Some days ago, I had the opportunity to go, with the altar servers and their parents, to Mundelein Seminary. This was a trip organized by Angelica and Memo Uribe, coordinators of this ministry, with the idea to reward a bit to our young servers for their commitment and, perhaps, to expose them to the environment of people in formation to ordained ministry. I think the kids and their parents enjoyed the trip. I heard some comments about how quiet the seminary is, how peaceful and beautiful. But the comment that got my attention was that not one of the kids used their cell phones or electronic devices to play during their time at the seminary.
You know that one of the challenges we have in our times is the use and abuse of electronic personal devices like smart phones and tablets. For some parents, it seems like a very good solution when their kids are impatient or bored, to give their children one of those devices and they will be entertained for some time.
According to some therapist form the Harley Street rehab clinic in London, the use of smartphones or tables could be very addictive for teenagers and kids, almost like alcohol or cocaine. For parents, it may seem like a good solution to keep their kids quiet with an electronic device, but it could negatively affect their behavior. We can often see a positive behavioral change when children do not have the device. The best thing you can do for your kid, even for infants, in place of let them use you cell phone, it is to spend time with them, making the effort to take them to the outdoors and engage in some physical activities. I know it could take a lot of effort on your part, but they are the people God entrusted to your care. It is worth it.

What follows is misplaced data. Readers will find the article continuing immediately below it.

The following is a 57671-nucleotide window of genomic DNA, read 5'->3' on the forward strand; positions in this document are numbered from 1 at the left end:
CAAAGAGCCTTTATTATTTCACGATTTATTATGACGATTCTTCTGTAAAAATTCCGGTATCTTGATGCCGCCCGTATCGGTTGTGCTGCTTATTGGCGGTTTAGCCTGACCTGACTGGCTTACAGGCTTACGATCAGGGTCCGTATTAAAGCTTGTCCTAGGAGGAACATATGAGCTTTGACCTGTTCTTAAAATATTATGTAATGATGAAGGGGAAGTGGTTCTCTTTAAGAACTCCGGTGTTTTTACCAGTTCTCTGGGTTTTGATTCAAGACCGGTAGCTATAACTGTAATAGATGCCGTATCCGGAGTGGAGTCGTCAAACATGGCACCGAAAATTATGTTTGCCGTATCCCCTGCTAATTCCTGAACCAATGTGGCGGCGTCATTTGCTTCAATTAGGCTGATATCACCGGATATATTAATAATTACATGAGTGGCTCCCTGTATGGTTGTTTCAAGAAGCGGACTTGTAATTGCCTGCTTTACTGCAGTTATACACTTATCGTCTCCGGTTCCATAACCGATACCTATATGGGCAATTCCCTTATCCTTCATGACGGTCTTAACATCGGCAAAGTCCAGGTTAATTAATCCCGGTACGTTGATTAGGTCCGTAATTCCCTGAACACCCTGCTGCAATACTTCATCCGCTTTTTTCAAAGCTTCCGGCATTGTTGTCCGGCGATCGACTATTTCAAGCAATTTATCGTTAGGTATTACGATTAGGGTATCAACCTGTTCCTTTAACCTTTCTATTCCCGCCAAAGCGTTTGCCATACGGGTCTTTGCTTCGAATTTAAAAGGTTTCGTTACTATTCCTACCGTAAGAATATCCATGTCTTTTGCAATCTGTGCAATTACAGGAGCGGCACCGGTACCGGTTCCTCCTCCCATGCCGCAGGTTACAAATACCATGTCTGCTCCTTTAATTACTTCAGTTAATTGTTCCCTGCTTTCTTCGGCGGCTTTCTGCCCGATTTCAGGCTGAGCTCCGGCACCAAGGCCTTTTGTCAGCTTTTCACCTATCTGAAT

In today’s gospel we meet a Canaanite woman, a person who did not share the Jewish faith, someone considered an outcast, who had the audacity to call Jesus for his help. Jesus was ignoring her request, about helping her daughter; even the disciples are asking to send her away because she keeps bothering them. Jesus response seems harsh because she is not part of the chosen people of Israel, but her love for her daughter gives her courage to express faith in Jesus. That was enough for Jesus to recognize her faith: “O woman, great is your faith!” and to grant her request. Could you do something similar for your children? Do you really love them enough to keep trying even in front of huge challenges?
I pray to the Lord that you may be able to always do the right thing and have the strength to persevere in your commitment as a Christian parent, always making the right choice because you recognize the great responsibility of having a child, and making of him or her a great disciple of Jesus and a wonderful citizen.
Your brother in Christ,